Applying MetaMap to Medline for identifying novel associations in a large clinical dataset: a feasibility analysis

J Am Med Inform Assoc. Sep-Oct 2014;21(5):925-37. doi: 10.1136/amiajnl-2014-002767. Epub 2014 Jun 13.


Objective: We describe experiments designed to determine the feasibility of distinguishing known from novel associations based on a clinical dataset comprised of International Classification of Disease, V.9 (ICD-9) codes from 1.6 million patients by comparing them to associations of ICD-9 codes derived from 20.5 million Medline citations processed using MetaMap. Associations appearing only in the clinical dataset, but not in Medline citations, are potentially novel.

Methods: Pairwise associations of ICD-9 codes were independently identified in both the clinical and Medline datasets, which were then compared to quantify their degree of overlap. We also performed a manual review of a subset of the associations to validate how well MetaMap performed in identifying diagnoses mentioned in Medline citations that formed the basis of the Medline associations.

Results: The overlap of associations based on ICD-9 codes in the clinical and Medline datasets was low: only 6.6% of the 3.1 million associations found in the clinical dataset were also present in the Medline dataset. Further, a manual review of a subset of the associations that appeared in both datasets revealed that co-occurring diagnoses from Medline citations do not always represent clinically meaningful associations.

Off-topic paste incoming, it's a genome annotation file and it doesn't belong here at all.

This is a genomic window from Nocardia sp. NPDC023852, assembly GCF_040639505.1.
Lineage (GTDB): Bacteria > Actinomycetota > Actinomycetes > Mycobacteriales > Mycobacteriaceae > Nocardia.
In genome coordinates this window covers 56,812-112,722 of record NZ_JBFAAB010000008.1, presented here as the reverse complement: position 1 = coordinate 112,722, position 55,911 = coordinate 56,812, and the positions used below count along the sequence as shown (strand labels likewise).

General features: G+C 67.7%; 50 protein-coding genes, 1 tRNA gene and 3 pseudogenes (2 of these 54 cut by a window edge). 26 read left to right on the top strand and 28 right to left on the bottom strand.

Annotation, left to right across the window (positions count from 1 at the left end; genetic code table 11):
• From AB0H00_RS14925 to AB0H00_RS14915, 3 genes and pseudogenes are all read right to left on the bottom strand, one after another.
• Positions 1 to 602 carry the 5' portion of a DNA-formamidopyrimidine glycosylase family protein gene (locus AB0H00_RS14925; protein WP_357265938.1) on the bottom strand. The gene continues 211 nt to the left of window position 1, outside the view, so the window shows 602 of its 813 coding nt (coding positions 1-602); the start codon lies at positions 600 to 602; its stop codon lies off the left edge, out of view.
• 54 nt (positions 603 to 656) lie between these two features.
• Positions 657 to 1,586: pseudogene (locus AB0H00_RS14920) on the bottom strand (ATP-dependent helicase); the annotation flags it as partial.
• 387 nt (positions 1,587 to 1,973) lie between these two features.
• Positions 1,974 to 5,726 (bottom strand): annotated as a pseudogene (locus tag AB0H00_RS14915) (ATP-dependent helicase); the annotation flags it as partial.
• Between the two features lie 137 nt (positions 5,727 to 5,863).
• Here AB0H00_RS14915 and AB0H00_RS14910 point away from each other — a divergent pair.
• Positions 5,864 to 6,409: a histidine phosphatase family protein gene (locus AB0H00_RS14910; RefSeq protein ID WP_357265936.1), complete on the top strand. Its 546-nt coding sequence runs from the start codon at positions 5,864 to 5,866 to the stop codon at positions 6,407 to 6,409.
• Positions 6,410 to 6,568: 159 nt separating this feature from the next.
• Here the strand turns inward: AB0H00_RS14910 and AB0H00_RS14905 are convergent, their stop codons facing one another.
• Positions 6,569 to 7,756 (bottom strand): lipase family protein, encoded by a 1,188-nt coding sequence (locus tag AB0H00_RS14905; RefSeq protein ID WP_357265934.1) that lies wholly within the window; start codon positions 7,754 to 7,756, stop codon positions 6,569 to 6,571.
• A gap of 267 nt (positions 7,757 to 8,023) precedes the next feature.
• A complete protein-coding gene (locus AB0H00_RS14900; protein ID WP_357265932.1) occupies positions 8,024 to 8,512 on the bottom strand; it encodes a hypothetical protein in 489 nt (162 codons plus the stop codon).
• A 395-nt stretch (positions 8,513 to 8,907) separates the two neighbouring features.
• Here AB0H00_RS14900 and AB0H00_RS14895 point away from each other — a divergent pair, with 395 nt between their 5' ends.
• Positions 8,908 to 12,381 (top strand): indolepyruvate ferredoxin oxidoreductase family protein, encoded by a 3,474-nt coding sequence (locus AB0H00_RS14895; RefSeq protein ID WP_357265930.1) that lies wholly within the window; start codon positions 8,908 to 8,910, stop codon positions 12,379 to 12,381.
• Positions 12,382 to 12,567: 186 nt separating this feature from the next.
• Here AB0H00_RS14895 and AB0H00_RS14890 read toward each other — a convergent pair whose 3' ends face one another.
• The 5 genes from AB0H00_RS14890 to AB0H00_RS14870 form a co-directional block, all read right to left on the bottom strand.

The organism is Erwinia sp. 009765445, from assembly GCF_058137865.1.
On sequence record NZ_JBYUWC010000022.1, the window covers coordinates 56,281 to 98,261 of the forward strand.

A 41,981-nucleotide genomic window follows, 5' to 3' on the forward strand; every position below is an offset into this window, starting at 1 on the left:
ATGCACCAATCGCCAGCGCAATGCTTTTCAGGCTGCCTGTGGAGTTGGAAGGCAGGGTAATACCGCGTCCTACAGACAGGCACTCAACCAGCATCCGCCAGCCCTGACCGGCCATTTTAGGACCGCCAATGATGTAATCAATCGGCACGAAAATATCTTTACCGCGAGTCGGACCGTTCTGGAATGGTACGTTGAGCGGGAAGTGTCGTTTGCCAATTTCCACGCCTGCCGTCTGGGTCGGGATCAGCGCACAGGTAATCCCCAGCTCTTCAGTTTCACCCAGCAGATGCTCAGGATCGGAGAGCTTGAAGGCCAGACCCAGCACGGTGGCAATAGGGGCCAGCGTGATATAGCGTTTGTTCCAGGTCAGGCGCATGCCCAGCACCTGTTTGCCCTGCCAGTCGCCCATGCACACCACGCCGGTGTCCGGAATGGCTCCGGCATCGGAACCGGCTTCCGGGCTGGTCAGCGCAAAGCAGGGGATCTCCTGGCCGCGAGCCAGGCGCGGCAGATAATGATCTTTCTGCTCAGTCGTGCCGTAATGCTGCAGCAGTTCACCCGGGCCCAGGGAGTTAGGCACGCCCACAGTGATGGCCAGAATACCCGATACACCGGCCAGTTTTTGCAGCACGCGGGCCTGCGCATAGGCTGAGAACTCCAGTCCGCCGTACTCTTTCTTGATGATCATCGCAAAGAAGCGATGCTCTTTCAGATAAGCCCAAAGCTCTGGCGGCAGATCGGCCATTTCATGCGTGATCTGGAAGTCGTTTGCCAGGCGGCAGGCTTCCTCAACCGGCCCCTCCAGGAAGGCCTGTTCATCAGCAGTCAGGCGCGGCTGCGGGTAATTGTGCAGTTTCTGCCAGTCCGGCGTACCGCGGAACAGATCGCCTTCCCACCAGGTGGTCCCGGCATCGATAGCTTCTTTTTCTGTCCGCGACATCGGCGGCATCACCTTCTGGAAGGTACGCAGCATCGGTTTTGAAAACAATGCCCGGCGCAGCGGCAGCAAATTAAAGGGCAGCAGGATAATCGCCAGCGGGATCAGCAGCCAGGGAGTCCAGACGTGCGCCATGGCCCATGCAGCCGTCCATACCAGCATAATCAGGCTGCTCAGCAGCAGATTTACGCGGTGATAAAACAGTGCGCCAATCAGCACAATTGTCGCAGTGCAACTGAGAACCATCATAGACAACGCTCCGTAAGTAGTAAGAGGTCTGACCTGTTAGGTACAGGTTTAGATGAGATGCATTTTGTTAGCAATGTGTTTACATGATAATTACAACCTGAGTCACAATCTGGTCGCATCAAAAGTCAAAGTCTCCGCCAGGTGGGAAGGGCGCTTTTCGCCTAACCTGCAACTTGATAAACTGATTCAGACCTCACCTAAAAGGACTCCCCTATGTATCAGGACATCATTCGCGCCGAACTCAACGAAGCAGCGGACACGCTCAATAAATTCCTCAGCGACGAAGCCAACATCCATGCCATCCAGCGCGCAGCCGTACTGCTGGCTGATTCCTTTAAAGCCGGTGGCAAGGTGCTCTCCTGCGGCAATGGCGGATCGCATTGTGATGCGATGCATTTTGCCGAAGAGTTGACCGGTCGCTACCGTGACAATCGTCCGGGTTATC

Discussion: Identifying novel associations derived from large clinical datasets remains challenging. Medline as a sole data source for existing knowledge may not be adequate to filter out widely known associations.

Conclusions: In this study, novel associations were not readily identified. Further improvements in accuracy and relevance for tools such as MetaMap are needed to realize their expected utility.

Keywords: Data Mining; Electronic Health Records; International Classification of Diseases; Medline; Natural Language Processing; Unified Medical Language System.

Publication types

  • Research Support, N.I.H., Extramural
  • Research Support, U.S. Gov't, Non-P.H.S.

MeSH terms

  • Data Mining*
  • Feasibility Studies
  • Humans
  • International Classification of Diseases*
  • Natural Language Processing
  • Unified Medical Language System*